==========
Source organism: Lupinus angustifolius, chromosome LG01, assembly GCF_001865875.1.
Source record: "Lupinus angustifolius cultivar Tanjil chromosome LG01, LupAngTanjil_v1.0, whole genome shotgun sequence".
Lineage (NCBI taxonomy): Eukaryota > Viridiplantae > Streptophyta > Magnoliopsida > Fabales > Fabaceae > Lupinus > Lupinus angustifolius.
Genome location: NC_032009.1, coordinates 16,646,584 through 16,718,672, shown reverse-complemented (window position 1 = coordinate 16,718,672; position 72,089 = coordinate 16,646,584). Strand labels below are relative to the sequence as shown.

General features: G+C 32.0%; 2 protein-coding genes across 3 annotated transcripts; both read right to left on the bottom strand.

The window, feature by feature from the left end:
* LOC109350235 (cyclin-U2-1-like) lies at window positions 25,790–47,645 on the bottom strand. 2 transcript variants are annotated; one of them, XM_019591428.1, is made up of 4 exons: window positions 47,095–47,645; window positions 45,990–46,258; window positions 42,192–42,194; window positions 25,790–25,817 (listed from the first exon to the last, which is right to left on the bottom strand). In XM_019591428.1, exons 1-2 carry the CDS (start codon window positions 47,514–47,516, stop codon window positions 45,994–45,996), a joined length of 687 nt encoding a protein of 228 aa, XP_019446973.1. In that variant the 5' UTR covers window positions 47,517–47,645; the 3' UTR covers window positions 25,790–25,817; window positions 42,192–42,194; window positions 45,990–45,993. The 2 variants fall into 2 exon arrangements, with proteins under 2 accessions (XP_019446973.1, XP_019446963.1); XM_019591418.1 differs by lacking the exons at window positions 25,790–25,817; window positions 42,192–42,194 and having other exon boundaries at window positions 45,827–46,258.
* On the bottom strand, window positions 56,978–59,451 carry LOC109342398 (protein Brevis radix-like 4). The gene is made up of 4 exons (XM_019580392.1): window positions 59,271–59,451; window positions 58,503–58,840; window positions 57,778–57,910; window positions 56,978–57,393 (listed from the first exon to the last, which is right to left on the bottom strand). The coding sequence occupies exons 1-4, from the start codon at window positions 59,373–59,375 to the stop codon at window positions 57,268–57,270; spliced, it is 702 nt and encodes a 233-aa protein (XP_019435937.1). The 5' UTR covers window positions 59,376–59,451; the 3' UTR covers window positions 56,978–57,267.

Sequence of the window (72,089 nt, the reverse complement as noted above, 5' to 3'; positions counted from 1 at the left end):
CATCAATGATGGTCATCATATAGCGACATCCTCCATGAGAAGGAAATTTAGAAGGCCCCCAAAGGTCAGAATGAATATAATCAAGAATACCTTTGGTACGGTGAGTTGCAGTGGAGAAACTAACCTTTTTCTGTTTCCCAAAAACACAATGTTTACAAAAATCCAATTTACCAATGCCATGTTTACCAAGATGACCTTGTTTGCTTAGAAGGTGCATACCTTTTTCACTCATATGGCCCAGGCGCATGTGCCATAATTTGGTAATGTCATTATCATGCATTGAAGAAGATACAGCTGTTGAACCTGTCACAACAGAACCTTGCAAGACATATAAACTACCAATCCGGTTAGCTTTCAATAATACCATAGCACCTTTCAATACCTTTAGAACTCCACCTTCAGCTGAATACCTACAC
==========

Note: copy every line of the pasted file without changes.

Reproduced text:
Source organism: Lupinus angustifolius, chromosome LG01, assembly GCF_001865875.1.
Source record: "Lupinus angustifolius cultivar Tanjil chromosome LG01, LupAngTanjil_v1.0, whole genome shotgun sequence".
Lineage (NCBI taxonomy): Eukaryota > Viridiplantae > Streptophyta > Magnoliopsida > Fabales > Fabaceae > Lupinus > Lupinus angustifolius.
Genome location: NC_032009.1, coordinates 16,646,584 through 16,718,672, shown reverse-complemented (window position 1 = coordinate 16,718,672; position 72,089 = coordinate 16,646,584). Strand labels below are relative to the sequence as shown.

General features: G+C 32.0%; 2 protein-coding genes across 3 annotated transcripts; both read right to left on the bottom strand.

The window, feature by feature from the left end:
* LOC109350235 (cyclin-U2-1-like) lies at window positions 25,790–47,645 on the bottom strand. 2 transcript variants are annotated; one of them, XM_019591428.1, is made up of 4 exons: window positions 47,095–47,645; window positions 45,990–46,258; window positions 42,192–42,194; window positions 25,790–25,817 (listed from the first exon to the last, which is right to left on the bottom strand). In XM_019591428.1, exons 1-2 carry the CDS (start codon window positions 47,514–47,516, stop codon window positions 45,994–45,996), a joined length of 687 nt encoding a protein of 228 aa, XP_019446973.1. In that variant the 5' UTR covers window positions 47,517–47,645; the 3' UTR covers window positions 25,790–25,817; window positions 42,192–42,194; window positions 45,990–45,993. The 2 variants fall into 2 exon arrangements, with proteins under 2 accessions (XP_019446973.1, XP_019446963.1); XM_019591418.1 differs by lacking the exons at window positions 25,790–25,817; window positions 42,192–42,194 and having other exon boundaries at window positions 45,827–46,258.
* On the bottom strand, window positions 56,978–59,451 carry LOC109342398 (protein Brevis radix-like 4). The gene is made up of 4 exons (XM_019580392.1): window positions 59,271–59,451; window positions 58,503–58,840; window positions 57,778–57,910; window positions 56,978–57,393 (listed from the first exon to the last, which is right to left on the bottom strand). The coding sequence occupies exons 1-4, from the start codon at window positions 59,373–59,375 to the stop codon at window positions 57,268–57,270; spliced, it is 702 nt and encodes a 233-aa protein (XP_019435937.1). The 5' UTR covers window positions 59,376–59,451; the 3' UTR covers window positions 56,978–57,267.

Sequence of the window (72,089 nt, the reverse complement as noted above, 5' to 3'; positions counted from 1 at the left end):
CATCAATGATGGTCATCATATAGCGACATCCTCCATGAGAAGGAAATTTAGAAGGCCCCCAAAGGTCAGAATGAATATAATCAAGAATACCTTTGGTACGGTGAGTTGCAGTGGAGAAACTAACCTTTTTCTGTTTCCCAAAAACACAATGTTTACAAAAATCCAATTTACCAATGCCATGTTTACCAAGATGACCTTGTTTGCTTAGAAGGTGCATACCTTTTTCACTCATATGGCCCAGGCGCATGTGCCATAATTTGGTAATGTCATTATCATGCATTGAAGAAGATACAGCTGTTGAACCTGTCACAACAGAACCTTGCAAGACATATAAACTACCAATCCGGTTAGCTTTCAATAATACCATAGCACCTTTCAATACCTTTAGAACTCCACCTTCAGCTGAATACCTACAC